Nine Out of 10 Latin Americans Will Live in Cities by 2050

Region is already the world’s most urbanized, with 80 percent of the population living in cities. 

FROM FOX NEWS LATINO:

RIO DE JANEIRO –  Almost nine out of every 10 people in Latin America will live in a city by the year 2050, and the region should use this moment of economic stability and slower population growth to make those cities more equitable, said a UN report issued Tuesday.

The report by the United Nations Human Settlements Programme said the region is already the world’s most urbanized, with 80 percent of the population living in cities. This growth came at a cost: it was “traumatic and at times violent because of its speed, marked by the deterioration of the environment and above all, by a deep social inequality,” the report said.

“The main challenge is how to develop in a way that curbs the enormous inequalities that exist within cities,” said Erik Vittrup, the head of human settlements of UN-Habitat’s regional office for Latin America and the Caribbean. “There are other cities that have been through these urban transformations and don’t have this level of inequality. It goes against the economic model in Latin America. Cities didn’t grow more inclusive; the prosperity wasn’t for everyone.” READ MORE.

China: $8 Trillion for Urbanization

PALASH R. GHOSH writes in the INTERNATIONAL BUSINESS TIMES:

China needs to Spend Almost $8 Trillion to Cope with Massive Migration of Rural Peoples Into Cities.

China needs to spend £5 trillion ($7.8 trillion) over the next two decades as an additional 200 million people are expected to move into the urban centers of the country, a new government report warned.

There are already up to 300 million migrant workers who have taken up residence (often illegally) in China’s metropolises. Many of these arrivals live in substandard housing and toil at low-paying, menial jobs.

The report, entitled “Blue Book of Cities in China” and released by the Chinese Academy of Social Science’s Institute for Urban and Environmental Studies, underlines the massive problems China faces as its population rapidly urbanizes. READ MORE.

WSJ: For Creative Cities, the Sky Has Its Limit

RICHARD FLORIDA WRITES IN THE WALL STREET JOURNAL:

It’s not enough to build tall if people aren’t thrown together to interact—just look at Shanghai vs. New York.

Ours is the century of the city. For the first time in history, more than half of the people in the world, 3.3 billion of us, live in cities. By 2050, according to the best projections, urbanites will account for as much as 70% of the global population.

Over the next 50 years we will spend trillions of dollars on city building. The question is: How should we build? For many economists, urbanists and developers, the answer is simple: We should build up. But the answer is more complex than that.

Researchers at the Santa Fe Institute have been able to demonstrate that bigger, denser cities literally speed up the metabolism of daily life. Larger beasts may have slower metabolisms in the animal kingdom, but the opposite occurs in cities, which get faster as they grow. Doubling a city’s population, the Santa Fe researchers found, more than doubles its creative and economic output, a phenomenon known as “superlinear scaling.”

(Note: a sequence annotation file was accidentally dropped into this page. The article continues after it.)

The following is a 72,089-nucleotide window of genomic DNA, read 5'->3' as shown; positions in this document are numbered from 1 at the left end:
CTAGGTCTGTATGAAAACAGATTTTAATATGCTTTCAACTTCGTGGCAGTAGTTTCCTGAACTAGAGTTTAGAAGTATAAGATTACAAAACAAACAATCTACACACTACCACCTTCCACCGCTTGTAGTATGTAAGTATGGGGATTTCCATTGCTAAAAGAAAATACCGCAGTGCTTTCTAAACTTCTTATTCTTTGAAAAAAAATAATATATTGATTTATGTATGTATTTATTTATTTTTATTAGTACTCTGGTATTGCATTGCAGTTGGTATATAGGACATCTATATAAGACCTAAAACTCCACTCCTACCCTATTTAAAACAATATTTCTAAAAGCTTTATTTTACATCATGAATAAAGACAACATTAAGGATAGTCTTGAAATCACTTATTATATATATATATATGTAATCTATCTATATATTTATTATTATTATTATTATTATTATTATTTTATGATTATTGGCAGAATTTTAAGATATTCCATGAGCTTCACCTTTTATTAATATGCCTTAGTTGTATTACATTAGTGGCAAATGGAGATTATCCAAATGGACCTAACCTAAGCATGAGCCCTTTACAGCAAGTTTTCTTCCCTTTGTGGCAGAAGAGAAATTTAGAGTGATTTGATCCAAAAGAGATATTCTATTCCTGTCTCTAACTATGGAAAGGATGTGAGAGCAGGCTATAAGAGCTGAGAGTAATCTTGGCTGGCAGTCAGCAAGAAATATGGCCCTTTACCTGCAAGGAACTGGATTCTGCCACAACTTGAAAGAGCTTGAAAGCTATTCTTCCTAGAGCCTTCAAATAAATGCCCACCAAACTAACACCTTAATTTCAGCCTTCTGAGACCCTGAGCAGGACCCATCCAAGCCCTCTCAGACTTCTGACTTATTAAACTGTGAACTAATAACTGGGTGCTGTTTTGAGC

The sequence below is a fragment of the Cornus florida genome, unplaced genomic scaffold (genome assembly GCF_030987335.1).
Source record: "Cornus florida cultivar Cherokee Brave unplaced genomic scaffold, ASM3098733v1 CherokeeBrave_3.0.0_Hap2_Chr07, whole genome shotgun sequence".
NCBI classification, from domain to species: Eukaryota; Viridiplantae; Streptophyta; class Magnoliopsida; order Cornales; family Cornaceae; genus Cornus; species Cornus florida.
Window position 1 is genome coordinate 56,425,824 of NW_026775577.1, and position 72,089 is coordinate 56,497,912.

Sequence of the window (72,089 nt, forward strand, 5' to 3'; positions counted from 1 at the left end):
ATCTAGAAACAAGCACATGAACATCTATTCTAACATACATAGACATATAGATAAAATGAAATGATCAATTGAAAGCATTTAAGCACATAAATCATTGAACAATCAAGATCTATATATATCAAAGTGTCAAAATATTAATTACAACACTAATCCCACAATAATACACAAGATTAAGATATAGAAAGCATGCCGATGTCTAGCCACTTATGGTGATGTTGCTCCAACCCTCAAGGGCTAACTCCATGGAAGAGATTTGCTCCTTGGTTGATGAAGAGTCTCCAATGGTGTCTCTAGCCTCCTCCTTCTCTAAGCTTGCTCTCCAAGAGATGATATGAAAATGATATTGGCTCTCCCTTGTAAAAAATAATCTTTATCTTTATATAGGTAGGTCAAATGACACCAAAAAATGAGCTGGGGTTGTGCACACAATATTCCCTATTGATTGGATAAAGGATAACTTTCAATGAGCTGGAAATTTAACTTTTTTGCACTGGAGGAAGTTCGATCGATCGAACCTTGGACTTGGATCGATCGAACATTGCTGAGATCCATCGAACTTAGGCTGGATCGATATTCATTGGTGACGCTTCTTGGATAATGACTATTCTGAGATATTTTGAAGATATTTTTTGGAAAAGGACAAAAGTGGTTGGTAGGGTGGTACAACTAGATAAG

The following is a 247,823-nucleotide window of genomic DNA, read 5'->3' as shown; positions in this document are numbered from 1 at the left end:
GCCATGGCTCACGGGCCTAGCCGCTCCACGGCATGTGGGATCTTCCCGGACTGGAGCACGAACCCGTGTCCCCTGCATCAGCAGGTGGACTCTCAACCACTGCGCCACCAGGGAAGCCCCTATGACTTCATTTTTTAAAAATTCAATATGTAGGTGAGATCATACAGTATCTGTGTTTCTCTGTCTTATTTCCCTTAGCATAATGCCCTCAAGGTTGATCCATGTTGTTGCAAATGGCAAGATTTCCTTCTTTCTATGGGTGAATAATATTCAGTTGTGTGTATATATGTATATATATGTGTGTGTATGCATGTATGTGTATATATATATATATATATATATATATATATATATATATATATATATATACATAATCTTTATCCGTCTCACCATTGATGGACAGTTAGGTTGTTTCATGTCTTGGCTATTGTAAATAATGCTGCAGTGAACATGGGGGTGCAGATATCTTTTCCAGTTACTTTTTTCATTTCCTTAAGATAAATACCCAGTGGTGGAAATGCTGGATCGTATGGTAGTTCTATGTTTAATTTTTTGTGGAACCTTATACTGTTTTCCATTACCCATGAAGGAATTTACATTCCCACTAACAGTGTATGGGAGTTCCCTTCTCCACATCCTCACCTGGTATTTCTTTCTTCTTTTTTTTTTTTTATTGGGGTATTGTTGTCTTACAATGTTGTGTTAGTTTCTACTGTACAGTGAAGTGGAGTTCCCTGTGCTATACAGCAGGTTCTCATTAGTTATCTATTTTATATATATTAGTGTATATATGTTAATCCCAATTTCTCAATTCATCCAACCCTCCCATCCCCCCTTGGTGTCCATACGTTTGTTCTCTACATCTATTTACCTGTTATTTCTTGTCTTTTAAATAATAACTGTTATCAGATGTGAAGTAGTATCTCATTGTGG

Still, density is only part of the solution. In the hyper-crowded skyscraper districts of Shanghai, densities can approach 125,000 people per square mile. Giant buildings often function as vertical suburbs, muting the spontaneous encounters that provide cities with so much of their social, intellectual and commercial energy. People live their lives indoors in such places, wearing paths between their offices and the food courts, always seeing the same people. READ MORE.

BBC: Is Dar es Salaam Africa’s next megacity?

Dar es Salaam is the largest city in Tanzania with a population estimated in 2009 at 3.2 million. Tanzania’s population of 44 million is forecast by the United Nations (medium variant scenario) to rise to 138 million by 2050. Its fertility ratio is 5.5 children per woman, one of the highest in the world.

JOE BOYLE writes in the BBC NEWS MAGAZINE:

BBC News, Dar es Salaam

Visionaries hope for a modern metropolis modelled on Singapore, but pessimists fear the emergence of another dirt-poor city of slums. Dar es Salaam is one of the world’s fastest growing cities, and it has reached its tipping point.

In the dark basement of the cavernous Kariakoo market, dozens of traders gather at tiny makeshift stalls, arranging fruit and vegetables into neat piles. This part of the market has the least sought-after plots, and all of the stallholders have one thing in common: none of them was born in Dar es Salaam.

Rolens Elias arrived seven years ago from a village near Morogoro, about 150km to the west. He had been a farmer but wanted to try his luck as a trader. He now makes about 3,000 shillings ($2; £1.50) each day selling tomatoes in the farthest corner of the basement.

“It has been hard to set up a life here,” he says. “I came here by myself and had to wait until I had enough money to bring my wife and family. We all live in one room, but it’s a better life than in the village.”

As he arranges his tomatoes, a group of his friends gather around and chip in with their own stories. They are all from Morogoro, and all came to Dar es Salaam in the hope of a better life. They all contrast the rural poverty they were born into with the lure of Dar es Salaam and its big-city opportunities. READ MORE.